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I remember when I was in high school, and we were told to write an essay of something. When our mentor was done checking our papers, a friend of mine raised his concern on why did our teacher put a big red X mark on the phrase porcelain-like skin. Our instructor explained that the used of hyphen was invalid.

Question is, when to know if it's valid to use hyphen of two or more words.

marked as duplicate by RegDwigнt May 29 '14 at 13:10

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    Your instructor was wrong. There should be a hyphen there; otherwise you would be describing porcelain that is like/similar to skin, rather than skin that is porcelain-ish. – Janus Bahs Jacquet May 29 '14 at 7:38
  • @JanusBahsJacquet Not necessarily. See usage examples online. – Kris May 29 '14 at 7:55
  • Hi Kris, I would appreciate if you can post a link. Thanks – stack May 29 '14 at 8:00
  • "During the Elizabethan age many women, in search of porcelain like skin, whitened their faces using ceruse, a potentially lethal combination of vinegar and lead." (LaNae Valentine, Ph.D.) "However, instead of the soft porcelain like skin, the bright smile and green eyes, ..." (Thomas A. Ryerson). See also: Everything is Just Yesterday with Lots of Tomorrows By Robert H. T. W. Nieder; Chemical Wedding By Julian Doyle, Bruce Dickinson ... – Kris May 29 '14 at 8:04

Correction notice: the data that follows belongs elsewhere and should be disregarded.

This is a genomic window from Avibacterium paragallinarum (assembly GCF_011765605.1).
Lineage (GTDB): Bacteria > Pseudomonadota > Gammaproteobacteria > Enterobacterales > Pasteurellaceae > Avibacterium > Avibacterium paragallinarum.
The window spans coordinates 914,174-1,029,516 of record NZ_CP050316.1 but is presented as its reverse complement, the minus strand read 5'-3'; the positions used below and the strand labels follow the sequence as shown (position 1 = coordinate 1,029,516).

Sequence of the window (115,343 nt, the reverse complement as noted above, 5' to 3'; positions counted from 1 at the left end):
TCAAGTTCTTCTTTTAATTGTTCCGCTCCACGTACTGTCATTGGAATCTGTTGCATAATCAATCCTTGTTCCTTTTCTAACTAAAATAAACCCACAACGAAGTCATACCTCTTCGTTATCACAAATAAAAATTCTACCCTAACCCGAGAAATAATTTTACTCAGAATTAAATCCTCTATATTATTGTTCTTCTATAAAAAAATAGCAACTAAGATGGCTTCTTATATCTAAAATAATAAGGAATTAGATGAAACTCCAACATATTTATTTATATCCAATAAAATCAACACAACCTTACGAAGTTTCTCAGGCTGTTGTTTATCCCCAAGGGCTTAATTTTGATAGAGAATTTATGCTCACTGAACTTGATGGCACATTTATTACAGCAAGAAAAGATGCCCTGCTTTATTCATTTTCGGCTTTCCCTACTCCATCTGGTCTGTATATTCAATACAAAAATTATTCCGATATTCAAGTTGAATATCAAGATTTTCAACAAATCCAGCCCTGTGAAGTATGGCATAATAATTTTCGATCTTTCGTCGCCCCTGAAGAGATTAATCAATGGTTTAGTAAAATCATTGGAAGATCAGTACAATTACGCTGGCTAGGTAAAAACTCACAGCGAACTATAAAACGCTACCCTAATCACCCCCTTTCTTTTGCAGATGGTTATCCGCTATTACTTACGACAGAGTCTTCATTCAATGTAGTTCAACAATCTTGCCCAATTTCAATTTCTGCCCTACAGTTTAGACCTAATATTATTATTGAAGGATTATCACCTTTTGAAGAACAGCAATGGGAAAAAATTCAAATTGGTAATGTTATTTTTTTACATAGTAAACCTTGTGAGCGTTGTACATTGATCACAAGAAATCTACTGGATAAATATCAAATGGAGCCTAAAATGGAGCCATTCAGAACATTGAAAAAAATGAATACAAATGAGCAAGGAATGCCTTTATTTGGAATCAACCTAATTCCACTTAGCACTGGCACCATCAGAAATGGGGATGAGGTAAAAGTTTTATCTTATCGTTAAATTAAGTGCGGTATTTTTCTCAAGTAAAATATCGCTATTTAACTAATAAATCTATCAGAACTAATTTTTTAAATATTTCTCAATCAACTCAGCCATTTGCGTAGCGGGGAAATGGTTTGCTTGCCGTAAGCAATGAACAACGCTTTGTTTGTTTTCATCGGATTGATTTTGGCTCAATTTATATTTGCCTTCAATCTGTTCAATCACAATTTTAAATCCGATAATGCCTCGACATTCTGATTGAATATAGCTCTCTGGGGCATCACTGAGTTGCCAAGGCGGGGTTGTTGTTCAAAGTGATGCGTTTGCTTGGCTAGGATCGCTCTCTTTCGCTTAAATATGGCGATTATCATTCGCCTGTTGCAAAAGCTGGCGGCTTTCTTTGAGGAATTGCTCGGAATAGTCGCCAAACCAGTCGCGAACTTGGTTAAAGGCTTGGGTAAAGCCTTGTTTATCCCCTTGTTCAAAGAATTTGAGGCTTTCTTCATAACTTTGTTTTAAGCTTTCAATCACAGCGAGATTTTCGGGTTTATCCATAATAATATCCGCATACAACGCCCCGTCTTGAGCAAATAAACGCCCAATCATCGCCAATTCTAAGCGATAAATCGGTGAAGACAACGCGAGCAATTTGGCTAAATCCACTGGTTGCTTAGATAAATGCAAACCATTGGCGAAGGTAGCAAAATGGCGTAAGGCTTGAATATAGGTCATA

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    I'd look at the endorsement given to one of the comments here. And listen to the reasoning: 'porcelain like X' is a similar construction to 'tea like Darjeeling'. 'Porcelain-like' as a compound adjective is certainly not 'wrong / incorrect / invalid'. It's also probably preferred: the use of the hyphenated form to the open form is 12-4 (discarding the irrelevant hits) in the first 40 hits for "porcelain-like" on Google. Look up "compound adjectives + hyphenation"; this Yahoo thread specifically addresses the suffix like. – Edwin Ashworth May 29 '14 at 10:35
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I don't see why you would get an X for that. The hyphen is correct in my view of this.

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